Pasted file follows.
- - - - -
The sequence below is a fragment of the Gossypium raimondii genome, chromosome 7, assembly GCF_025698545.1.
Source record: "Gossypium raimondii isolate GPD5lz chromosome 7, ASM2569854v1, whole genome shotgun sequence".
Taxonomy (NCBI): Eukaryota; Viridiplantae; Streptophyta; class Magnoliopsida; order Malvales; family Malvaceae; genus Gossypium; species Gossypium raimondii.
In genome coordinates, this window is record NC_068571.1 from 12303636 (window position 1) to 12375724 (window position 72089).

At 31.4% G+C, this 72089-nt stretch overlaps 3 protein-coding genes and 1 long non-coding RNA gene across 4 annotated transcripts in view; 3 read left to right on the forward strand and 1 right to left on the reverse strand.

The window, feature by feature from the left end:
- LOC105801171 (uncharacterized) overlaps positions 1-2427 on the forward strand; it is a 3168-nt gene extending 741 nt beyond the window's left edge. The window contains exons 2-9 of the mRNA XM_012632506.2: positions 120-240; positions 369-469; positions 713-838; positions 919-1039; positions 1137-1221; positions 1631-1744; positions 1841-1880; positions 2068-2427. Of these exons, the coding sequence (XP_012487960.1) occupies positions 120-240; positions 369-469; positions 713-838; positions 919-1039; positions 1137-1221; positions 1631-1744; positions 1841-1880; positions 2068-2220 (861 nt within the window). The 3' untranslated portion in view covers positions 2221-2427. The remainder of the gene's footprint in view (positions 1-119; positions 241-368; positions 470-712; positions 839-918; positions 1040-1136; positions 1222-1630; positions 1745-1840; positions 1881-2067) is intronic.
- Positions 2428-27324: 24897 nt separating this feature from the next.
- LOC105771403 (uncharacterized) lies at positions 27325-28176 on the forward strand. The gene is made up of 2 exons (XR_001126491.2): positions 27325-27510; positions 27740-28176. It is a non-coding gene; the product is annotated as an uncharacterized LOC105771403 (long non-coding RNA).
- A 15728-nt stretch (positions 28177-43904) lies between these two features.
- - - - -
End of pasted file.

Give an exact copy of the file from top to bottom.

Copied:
The sequence below is a fragment of the Gossypium raimondii genome, chromosome 7, assembly GCF_025698545.1.
Source record: "Gossypium raimondii isolate GPD5lz chromosome 7, ASM2569854v1, whole genome shotgun sequence".
Taxonomy (NCBI): Eukaryota; Viridiplantae; Streptophyta; class Magnoliopsida; order Malvales; family Malvaceae; genus Gossypium; species Gossypium raimondii.
In genome coordinates, this window is record NC_068571.1 from 12303636 (window position 1) to 12375724 (window position 72089).

At 31.4% G+C, this 72089-nt stretch overlaps 3 protein-coding genes and 1 long non-coding RNA gene across 4 annotated transcripts in view; 3 read left to right on the forward strand and 1 right to left on the reverse strand.

The window, feature by feature from the left end:
- LOC105801171 (uncharacterized) overlaps positions 1-2427 on the forward strand; it is a 3168-nt gene extending 741 nt beyond the window's left edge. The window contains exons 2-9 of the mRNA XM_012632506.2: positions 120-240; positions 369-469; positions 713-838; positions 919-1039; positions 1137-1221; positions 1631-1744; positions 1841-1880; positions 2068-2427. Of these exons, the coding sequence (XP_012487960.1) occupies positions 120-240; positions 369-469; positions 713-838; positions 919-1039; positions 1137-1221; positions 1631-1744; positions 1841-1880; positions 2068-2220 (861 nt within the window). The 3' untranslated portion in view covers positions 2221-2427. The remainder of the gene's footprint in view (positions 1-119; positions 241-368; positions 470-712; positions 839-918; positions 1040-1136; positions 1222-1630; positions 1745-1840; positions 1881-2067) is intronic.
- Positions 2428-27324: 24897 nt separating this feature from the next.
- LOC105771403 (uncharacterized) lies at positions 27325-28176 on the forward strand. The gene is made up of 2 exons (XR_001126491.2): positions 27325-27510; positions 27740-28176. It is a non-coding gene; the product is annotated as an uncharacterized LOC105771403 (long non-coding RNA).
- A 15728-nt stretch (positions 28177-43904) lies between these two features.